Comparing mortgage rates is easier today thanks to the standardized Good Faith Estimate courtesy of the Department of Housing and Urban Development. The new Good Faith Estimate outlines your closing costs simply making it easier to shop from today’s best mortgage lenders. Here’s how to use the new disclosure form to make the best home loan interest rate comparison.
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that can save you thousands of dollars on your next home loan.
Get a Better Home Loan Interest Rate Comparison
Finding the best mortgage rates with the lowest out-of-pocket fees can be confusing. Do you know the difference between processing fees and document fees? Do you know how Yield Spread Premium (yes it still exists) affects your loan origination fee?
The most common mortgage mistake your neighbors make with their home loan interest rate comparison is looking at rates and fees across different programs. The first thing you should do when shopping for a home loan is understand and choose a program. Once you’ve decide which program is best for you stick with it and don’t let a fast talking loan officer talk you into changing.
Understanding Your Good Faith Estimate
The problem in the past was that lenders cooked up different names for their fees to make home loan interest rate comparison shopping confusing. One would call it a processing fee the other an application fee. The new Good Faith Estimate standardizes lender fees and terms.
Your mortgage loan program and any “gotcha” fees like the prepayment penalty are clearly disclosed.
According to the government the new Good Faith Estimate saves you $700 just by eliminating the shady names lenders used to confuse homeowners.
Here are 4 steps to follow for the best home loan interest rate comparison shopping:
- Shop Smartly For Interest Rates & Fees
- Shop With Accurate Mortgage Rate Quotes
- Use Your GFE’s Shopping Chart
- Avoid Focusing Only On Mortgage Rates
It’s impossible to make an apples-to-apples comparison of interest rates and fees on your Good Faith Estimate if you’re comparing home loans across different programs. Once you’ve decided that a conventional 30-year fixed rate mortgage is right for you don’t let a shady loan officer confuse you by quoting rates and fees from a 7/1 ARM. If you confuse the issue by comparing across different programs you’ll overpay at closing every time.
Many homeowners refuse to give their social security number when shopping because they’re afraid the quote will damage their credit. While it’s true that your credit score will take a hit by having a mortgage lender run your credit you can manage the impact by limiting inquires to a two week period.
If you do this you’ll only get dinged once. Also, when requesting mortgage quotes during this two week period always provide your social security number to ensure you’re getting an accurate quote. If you don’t provide your SSN the best you can hope for is that lender’s advertised rate or worse yet someone’s guess.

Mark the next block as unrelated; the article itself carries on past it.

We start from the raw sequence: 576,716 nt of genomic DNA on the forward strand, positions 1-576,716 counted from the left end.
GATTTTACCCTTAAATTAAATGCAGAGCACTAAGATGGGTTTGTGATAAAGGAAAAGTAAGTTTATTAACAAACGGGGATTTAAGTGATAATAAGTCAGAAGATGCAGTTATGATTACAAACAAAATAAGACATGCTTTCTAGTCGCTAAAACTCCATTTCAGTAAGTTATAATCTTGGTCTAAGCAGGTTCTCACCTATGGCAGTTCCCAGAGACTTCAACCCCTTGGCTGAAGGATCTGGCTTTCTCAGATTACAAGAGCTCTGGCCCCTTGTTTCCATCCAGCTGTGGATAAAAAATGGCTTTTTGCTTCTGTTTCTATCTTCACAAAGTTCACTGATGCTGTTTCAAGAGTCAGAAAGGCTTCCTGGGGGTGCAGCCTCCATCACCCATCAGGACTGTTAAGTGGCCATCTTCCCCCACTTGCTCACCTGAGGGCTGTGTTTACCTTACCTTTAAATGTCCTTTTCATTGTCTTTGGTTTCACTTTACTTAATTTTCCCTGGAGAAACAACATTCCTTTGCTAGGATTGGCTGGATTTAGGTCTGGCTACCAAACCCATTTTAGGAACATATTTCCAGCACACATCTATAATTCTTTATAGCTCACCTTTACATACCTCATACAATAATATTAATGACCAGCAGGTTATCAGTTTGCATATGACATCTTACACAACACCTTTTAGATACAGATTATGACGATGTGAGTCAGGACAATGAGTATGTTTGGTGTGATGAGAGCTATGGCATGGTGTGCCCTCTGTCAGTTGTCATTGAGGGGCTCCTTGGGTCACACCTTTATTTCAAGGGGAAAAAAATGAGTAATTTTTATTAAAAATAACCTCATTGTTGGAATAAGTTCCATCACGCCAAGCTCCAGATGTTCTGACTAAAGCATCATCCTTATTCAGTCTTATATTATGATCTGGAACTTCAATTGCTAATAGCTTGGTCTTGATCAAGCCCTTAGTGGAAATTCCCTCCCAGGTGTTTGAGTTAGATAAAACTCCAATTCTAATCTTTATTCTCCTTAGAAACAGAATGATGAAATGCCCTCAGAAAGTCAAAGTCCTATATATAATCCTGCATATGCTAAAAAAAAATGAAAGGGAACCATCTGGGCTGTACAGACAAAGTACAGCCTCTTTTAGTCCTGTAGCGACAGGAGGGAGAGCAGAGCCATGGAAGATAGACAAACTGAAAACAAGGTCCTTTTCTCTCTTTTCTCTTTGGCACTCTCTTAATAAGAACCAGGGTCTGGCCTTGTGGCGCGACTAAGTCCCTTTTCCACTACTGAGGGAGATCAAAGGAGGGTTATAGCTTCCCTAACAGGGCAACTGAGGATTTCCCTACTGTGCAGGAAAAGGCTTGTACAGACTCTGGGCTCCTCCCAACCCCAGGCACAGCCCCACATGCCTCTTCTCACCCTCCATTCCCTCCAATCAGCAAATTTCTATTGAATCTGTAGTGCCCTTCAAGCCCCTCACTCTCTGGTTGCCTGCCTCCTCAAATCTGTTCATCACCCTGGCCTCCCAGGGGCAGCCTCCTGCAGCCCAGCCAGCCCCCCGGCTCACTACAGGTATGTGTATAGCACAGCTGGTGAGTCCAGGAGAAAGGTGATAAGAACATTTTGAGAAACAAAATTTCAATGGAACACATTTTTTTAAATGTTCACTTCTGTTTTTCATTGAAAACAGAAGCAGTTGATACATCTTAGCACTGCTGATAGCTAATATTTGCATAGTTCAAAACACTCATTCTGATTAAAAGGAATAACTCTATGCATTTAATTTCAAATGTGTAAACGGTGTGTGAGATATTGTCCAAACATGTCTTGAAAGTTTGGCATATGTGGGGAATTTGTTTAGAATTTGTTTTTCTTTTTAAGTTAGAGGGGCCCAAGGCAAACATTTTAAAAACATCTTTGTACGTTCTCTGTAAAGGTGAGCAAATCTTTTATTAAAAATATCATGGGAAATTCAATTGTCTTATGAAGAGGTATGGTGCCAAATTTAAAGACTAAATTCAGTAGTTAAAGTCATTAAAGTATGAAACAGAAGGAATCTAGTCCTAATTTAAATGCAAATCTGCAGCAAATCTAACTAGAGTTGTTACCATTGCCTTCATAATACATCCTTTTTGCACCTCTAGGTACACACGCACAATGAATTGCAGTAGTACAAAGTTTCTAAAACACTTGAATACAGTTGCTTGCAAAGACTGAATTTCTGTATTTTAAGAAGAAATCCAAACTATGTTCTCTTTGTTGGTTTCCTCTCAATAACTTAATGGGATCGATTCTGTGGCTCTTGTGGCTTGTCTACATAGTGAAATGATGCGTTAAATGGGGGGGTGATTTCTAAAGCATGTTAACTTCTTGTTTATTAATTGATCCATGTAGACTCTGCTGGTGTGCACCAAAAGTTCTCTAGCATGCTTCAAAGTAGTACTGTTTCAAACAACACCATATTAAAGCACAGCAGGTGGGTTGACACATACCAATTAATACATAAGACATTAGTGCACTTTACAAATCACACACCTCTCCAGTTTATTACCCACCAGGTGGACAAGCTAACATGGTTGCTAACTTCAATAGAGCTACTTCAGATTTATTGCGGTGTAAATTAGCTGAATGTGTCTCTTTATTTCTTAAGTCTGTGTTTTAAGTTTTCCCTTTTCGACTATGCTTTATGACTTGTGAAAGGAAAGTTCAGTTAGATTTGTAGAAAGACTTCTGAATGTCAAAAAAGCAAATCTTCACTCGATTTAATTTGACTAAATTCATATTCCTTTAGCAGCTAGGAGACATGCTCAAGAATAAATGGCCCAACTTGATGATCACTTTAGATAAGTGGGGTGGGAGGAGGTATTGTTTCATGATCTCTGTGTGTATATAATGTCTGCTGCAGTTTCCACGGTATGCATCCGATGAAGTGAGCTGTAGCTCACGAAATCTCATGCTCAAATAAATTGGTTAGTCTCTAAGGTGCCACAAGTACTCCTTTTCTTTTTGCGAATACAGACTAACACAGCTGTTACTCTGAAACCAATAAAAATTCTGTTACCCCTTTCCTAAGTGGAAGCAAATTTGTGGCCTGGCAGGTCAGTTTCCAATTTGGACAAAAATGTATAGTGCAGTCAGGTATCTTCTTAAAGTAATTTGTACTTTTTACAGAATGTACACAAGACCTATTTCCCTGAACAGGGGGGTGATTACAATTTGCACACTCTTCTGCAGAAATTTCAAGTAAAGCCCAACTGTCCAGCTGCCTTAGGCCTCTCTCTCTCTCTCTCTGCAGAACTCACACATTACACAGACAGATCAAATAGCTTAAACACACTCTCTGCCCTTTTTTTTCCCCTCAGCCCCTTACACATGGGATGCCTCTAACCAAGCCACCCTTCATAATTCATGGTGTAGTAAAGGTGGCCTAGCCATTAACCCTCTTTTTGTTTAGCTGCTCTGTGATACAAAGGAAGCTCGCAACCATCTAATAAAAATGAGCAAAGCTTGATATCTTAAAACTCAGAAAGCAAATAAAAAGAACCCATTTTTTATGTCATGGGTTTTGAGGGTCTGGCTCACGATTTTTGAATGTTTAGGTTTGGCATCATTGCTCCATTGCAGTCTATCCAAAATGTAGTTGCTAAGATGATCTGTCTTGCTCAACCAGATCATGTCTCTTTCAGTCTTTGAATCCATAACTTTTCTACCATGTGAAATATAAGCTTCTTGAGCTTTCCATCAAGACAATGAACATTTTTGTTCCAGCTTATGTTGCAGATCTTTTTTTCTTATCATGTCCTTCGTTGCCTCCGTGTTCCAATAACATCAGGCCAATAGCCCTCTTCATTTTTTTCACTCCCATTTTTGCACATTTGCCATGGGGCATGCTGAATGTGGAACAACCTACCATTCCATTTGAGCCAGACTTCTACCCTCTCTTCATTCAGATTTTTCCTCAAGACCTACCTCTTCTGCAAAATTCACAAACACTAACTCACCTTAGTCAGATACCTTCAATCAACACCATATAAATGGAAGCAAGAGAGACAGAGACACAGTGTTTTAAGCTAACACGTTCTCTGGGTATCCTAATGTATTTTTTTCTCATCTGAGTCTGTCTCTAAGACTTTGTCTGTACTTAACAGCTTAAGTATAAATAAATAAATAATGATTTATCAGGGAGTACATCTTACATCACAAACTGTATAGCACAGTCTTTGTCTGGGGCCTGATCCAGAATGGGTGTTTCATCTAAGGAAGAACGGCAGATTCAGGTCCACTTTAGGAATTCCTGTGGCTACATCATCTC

Page three of your Good Faith Estimate has a chart you can fill out to make a home loan interest rate comparison across different lenders. Once you fill out the chart at the bottom of page three you can compare loan characteristics and fees from up to four lenders. Be careful when using the shopping chart as some of the questions might tempt you to compare home loans across different programs which is a mistake.
Many homeowners get so caught up on chasing the lowest mortgage rates that they overlook fees. The fees you pay at closing make or break the deal you’re getting. If you focus only on mortgage rates at the expense of discount points and the loan origination fee you’re guaranteed to lose money.
The fees you need to focus on are found on page two of your Good Faith Estimate. The loan origination fee and any Yield Spread Premium are found in section A box 1 and 2. Did someone mistakenly tell you Yield Spread Premium is illegal now? Look at box 2: “The credit or charge for the interest rate of X% is included in our origination charge. (See item 1 above.)”
This is Yield Spread Premium and it’s perfectly legal. If you’re getting a credit towards your loan origination fee you might think that it’s less cash coming out of your pocket; however, you’re accepting a higher mortgage rate for the credit which means a higher payment.
The loan origination fee in box 1 is important and can save you a significant amount at closing. Many brokers will tell you that one percent is standard but I’ve reviewed community credit unions that charge as little as $400 for loan origination. The less you pay the better the deal you’re getting on your next home loan.
Shopping smartly is the best strategy and using the new Good Faith Estimate’s home loan interest rate comparison table to compare fees can save you thousands of dollars at closing.
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